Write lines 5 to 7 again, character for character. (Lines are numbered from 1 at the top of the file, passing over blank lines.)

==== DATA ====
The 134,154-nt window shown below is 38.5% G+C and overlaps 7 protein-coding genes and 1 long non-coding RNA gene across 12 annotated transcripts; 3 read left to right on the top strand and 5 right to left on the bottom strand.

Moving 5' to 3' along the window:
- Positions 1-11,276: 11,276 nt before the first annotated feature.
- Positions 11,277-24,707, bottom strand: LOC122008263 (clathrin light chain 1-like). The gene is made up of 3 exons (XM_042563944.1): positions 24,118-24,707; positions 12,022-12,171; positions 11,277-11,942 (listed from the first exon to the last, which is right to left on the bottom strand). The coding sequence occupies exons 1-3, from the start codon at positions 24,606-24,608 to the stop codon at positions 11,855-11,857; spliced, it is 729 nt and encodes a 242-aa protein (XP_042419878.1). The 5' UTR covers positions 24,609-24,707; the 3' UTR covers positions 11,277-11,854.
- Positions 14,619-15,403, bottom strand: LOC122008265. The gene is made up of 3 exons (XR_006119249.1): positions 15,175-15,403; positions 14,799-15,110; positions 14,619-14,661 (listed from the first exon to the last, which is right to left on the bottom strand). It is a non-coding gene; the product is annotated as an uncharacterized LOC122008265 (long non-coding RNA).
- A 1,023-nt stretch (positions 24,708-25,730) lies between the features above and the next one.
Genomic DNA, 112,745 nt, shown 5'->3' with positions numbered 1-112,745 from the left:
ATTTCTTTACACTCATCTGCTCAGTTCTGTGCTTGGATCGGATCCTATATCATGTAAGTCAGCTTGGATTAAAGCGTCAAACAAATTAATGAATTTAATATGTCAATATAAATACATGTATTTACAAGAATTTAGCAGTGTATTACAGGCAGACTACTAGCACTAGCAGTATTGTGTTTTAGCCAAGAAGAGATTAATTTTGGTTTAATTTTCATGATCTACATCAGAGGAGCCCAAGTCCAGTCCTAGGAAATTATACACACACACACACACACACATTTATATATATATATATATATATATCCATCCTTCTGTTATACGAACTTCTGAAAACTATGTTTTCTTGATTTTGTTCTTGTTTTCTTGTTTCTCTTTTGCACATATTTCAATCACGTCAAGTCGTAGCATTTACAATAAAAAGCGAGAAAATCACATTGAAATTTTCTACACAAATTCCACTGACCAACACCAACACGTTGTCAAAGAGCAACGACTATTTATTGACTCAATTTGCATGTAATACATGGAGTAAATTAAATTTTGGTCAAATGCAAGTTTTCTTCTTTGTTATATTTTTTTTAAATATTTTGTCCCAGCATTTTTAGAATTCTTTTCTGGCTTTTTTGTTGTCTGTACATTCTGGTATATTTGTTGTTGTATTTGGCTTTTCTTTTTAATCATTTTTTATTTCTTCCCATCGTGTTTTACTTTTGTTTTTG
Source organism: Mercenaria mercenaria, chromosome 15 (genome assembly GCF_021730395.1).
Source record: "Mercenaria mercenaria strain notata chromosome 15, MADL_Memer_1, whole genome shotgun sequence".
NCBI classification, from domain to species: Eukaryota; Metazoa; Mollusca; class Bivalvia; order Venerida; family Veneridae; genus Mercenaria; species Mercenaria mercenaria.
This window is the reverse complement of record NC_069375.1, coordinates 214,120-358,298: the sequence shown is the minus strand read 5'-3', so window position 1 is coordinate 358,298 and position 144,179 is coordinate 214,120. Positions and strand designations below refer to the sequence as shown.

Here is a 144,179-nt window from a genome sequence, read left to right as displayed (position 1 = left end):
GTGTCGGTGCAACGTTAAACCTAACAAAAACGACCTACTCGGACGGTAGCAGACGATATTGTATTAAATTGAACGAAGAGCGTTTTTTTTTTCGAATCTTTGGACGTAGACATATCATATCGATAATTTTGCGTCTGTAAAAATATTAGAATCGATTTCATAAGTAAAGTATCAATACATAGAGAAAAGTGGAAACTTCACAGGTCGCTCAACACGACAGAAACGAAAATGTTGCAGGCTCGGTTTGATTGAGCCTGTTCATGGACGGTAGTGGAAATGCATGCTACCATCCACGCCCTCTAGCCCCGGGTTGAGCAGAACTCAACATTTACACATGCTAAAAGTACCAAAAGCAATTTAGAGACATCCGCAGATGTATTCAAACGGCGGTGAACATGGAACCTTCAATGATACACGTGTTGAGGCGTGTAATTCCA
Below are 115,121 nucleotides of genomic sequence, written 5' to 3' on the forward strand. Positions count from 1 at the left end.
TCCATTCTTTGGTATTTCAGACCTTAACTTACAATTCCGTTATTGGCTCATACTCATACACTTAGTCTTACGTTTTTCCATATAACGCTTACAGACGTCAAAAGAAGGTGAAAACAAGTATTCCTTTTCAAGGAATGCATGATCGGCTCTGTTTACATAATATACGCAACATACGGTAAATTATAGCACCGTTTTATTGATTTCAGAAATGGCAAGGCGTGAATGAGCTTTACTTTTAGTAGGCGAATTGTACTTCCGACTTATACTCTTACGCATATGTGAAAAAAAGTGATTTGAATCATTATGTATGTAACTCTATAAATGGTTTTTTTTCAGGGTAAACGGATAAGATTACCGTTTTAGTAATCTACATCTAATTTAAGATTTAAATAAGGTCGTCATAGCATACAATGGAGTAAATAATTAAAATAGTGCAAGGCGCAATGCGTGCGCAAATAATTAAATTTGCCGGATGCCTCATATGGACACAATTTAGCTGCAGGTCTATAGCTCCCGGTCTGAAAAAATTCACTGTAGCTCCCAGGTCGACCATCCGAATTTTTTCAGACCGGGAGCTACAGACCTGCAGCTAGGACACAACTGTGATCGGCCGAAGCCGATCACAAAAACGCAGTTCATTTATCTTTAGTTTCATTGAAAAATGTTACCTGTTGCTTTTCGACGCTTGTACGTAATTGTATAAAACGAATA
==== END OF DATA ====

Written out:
- Positions 14,619-15,403, bottom strand: LOC122008265. The gene is made up of 3 exons (XR_006119249.1): positions 15,175-15,403; positions 14,799-15,110; positions 14,619-14,661 (listed from the first exon to the last, which is right to left on the bottom strand). It is a non-coding gene; the product is annotated as an uncharacterized LOC122008265 (long non-coding RNA).
- A 1,023-nt stretch (positions 24,708-25,730) lies between the features above and the next one.
Genomic DNA, 112,745 nt, shown 5'->3' with positions numbered 1-112,745 from the left: